According to Neotropikey[NTK]
Maas, P.J.M. & Maas-van de Kamer, H. (2009). Neotropical Triuridaceae.
Myco-heterotrophic ("saprophytic"), small herbs, lacking chlorophyll; rhizome mostly well-developed, creeping, provided with many scale-like leaves; roots filiform , very rarely coral-shaped, with or without root -hairs. Stems mostly unbranched, white, yellow, purple, or red. Leaves alternate , sessile , simple , entire , small and scale-like. Inflorescence a terminal , bracteate, few- to many-flowered raceme . Flowers unisexual (then plants monoecious or dioecious ) or bisexual , actinomorphic , white, yellow, purplish, or red; tepals 3-6, basally connate , often soon reflexed , inner side often densely papillate, apex sometimes provided with dense tufts of hairs ( bearded ) or long-tailed; bisexual flowers: 2-6 free stamens and many free ovaries; staminate flowers: 2-6 mostly epitepalous stamens (except for Triuris Miers), free or implanted on a central androphore ; anthers dithecic or rarely monothecic (Triuridopsis H.Maas & Maas), 2-4-locular, longitudinally or transversely extrorsely dehiscent ; pistillate flowers: 10-many free carpels, implanted on the receptacle ; ovary 1-locular with 1 basal , anatropous ovule , apical part of ovary often papillate; style 1, lateral , rarely terminal (Triuris), about as long as the ovary or far exceeding it, stigmatic zone papillate, penicillate, or glabrous . Fruit consisting of achenes or 1-seeded follicles. Seed 1, globose to obovoid, small.
Distribution in the Neotropics
Family: from Guatemala in the North to S Brazil and N Paraguay in the South, absent in the West Indian Islands.
- Lacandonia E.Martínez & Ramos - Mexico (Chiapas).
- Peltophyllum Gardn. - SE Brazil and adjacent Argentina and Paraguay, and Guyana.
- Sciaphila Blume - From Guatemala in the North to S Brazil and N Paraguay in the South.
- Soridium Miers - From Guatemala in the North to Brazil (Mato Grosso) in the South.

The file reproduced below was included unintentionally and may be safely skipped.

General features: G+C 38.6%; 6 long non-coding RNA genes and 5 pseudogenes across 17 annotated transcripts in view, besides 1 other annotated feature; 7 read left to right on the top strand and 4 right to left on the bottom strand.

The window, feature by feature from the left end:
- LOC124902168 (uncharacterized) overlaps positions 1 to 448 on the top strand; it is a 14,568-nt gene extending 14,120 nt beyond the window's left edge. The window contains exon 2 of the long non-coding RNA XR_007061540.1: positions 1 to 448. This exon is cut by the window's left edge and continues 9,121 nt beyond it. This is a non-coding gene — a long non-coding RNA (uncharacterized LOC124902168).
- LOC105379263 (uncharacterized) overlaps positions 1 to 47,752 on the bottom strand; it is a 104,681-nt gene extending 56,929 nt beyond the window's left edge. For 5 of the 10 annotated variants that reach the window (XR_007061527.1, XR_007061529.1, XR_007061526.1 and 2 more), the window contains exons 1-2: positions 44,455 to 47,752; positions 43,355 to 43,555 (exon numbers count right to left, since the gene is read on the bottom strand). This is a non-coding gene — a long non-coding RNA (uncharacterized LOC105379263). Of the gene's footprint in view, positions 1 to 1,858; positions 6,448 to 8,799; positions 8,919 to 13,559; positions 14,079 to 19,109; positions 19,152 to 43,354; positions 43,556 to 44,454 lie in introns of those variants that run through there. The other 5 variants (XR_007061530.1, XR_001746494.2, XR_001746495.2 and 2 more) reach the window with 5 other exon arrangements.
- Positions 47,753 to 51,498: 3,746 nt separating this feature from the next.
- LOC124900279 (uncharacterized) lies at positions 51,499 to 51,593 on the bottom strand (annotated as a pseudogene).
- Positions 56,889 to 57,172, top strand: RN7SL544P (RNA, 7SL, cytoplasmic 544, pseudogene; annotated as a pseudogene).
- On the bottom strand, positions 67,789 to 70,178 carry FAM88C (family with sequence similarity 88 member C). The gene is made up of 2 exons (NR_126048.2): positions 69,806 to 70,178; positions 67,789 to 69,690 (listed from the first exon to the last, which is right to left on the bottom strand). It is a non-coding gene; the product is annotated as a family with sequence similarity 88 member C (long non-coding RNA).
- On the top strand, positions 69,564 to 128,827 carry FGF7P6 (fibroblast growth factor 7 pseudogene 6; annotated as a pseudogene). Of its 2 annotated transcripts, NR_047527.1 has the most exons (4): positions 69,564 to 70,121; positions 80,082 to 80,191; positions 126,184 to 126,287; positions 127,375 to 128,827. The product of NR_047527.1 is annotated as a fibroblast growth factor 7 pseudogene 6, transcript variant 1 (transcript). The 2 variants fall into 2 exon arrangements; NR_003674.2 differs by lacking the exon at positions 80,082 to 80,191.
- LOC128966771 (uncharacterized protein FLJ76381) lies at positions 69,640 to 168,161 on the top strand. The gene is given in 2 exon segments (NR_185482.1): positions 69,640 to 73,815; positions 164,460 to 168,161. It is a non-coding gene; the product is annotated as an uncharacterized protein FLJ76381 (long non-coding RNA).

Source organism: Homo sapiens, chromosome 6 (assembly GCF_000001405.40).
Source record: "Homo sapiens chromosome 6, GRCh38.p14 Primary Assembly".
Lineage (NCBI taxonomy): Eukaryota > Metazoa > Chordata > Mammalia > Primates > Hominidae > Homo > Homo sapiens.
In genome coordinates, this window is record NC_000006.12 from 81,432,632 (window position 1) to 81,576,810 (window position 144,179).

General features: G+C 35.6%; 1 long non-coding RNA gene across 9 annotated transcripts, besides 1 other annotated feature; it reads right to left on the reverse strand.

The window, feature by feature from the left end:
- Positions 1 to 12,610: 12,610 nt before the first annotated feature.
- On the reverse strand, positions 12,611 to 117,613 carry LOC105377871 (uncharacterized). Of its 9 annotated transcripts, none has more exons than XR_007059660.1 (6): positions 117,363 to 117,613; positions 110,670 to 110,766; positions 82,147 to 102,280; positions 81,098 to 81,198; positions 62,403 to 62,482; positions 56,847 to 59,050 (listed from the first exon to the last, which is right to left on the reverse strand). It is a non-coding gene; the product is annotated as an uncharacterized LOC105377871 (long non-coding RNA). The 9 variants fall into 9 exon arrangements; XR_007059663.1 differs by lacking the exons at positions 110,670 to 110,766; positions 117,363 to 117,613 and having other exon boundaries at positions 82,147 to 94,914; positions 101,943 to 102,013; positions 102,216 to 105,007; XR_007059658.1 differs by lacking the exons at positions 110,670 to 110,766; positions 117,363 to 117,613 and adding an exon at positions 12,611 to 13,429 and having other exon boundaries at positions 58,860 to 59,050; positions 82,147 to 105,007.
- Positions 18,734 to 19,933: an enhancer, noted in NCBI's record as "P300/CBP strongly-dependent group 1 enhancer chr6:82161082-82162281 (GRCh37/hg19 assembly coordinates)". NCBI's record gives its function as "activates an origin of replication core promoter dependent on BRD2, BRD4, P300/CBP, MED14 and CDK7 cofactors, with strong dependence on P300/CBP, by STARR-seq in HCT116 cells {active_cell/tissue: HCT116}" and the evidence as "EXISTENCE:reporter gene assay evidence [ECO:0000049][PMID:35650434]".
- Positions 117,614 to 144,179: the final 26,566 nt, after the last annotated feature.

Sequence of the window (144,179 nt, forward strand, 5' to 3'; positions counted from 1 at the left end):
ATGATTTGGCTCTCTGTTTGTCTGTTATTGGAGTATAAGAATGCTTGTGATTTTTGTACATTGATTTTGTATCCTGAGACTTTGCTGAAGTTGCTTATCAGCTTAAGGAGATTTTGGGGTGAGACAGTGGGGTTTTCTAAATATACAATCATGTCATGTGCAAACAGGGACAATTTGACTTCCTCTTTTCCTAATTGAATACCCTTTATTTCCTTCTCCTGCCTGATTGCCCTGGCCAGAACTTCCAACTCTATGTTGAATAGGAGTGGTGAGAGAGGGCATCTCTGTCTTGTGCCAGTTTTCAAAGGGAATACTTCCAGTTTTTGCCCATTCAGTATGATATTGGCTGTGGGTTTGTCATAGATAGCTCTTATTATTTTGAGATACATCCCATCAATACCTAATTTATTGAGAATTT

- Triuridopsis - Peru (Loreto).
- Triuris - From Guatemala in the North to S Brazil and N Paraguay in the South.
Distinguishing characters (always present)
- Myco-heterotrophic herbs, lacking chlorophyll.
- Leaves alternate, scale-like.
- Inflorescence a raceme.
- Tepals basally connate.
- Gynoecium apocarpous and composed of 10-many free ovaries.
- Fruit consisting of achenes or follicles.
- Flowers often unisexual.
- Inner side of tepals often densely papillate.
- Apex sometimes provided with dense tufts of hairs (bearded) or long-tailed.
- Stamens free or on a central androphore.
- From the other 2 myco-heterotrophic monocotyledonous families Burmanniacae and Thismiaceae Triuridaceae can be easily distinguished by its flowers which have many free carpels.
Key to genera of Neotropical Triuridaceae
1. Flowers bisexual; stamens placed in the center of the flower within the carpels ... Lacandonia
1. Flowers unisexual or rarely bisexual, but than the stamens always placed outside and around the carpels ... 2
2. Plants monoecious; flowers unisexual (2 species of Sciaphila bisexual); number of tepals 4, 6, or 8; number of stamens 2, 3, 4, or 6; tepals bearded; style basal; fruit dehiscent or indehiscent... 3
2. Plants dioecious; flowers unisexual; number of tepals 3 or 6; number of stamens 3 or 6; tepals long-tailed; style apical; fruit indehiscent... 4
3. Staminate flowers with 2 stamens and 4 tepals; fruit an indehiscent achene... Soridium
3. (Staminate) flowers with 3 or 6 stamens, and 4 or 6 tepals; fruit a dehiscent follicle... Sciaphila
4. Staminate flowers with anthers sessile on a conical androphore... Triuris
4. Staminate flowers without conical androphore... 5
5. Staminate flowers with 3 tepals, 6 filamented, monothecal anthers and a sterile projection in the centre of the flower... TriuridopsisNotable genera and distinguishing features
5. Staminate flowers with 6 tepals, 3 sessile, dithecal anthers and no sterile projection in the centre of the flower... Peltophyllum
- Lacandonia is made unique in the Plant Kingdom by its stamens which are placed in the centre of the flower, surrounded by the apocarpous carpels.
- One of the species of Sciaphila, S. purpurea Benth., can reach a height of almost 1.5 m! It is often found growing on termites' nests.
- Triuris is quite spectacular in having 3 long-tailed tepals and in having male flowers with sessile stamens implanted in a fleshy and conical androphore.
- General Description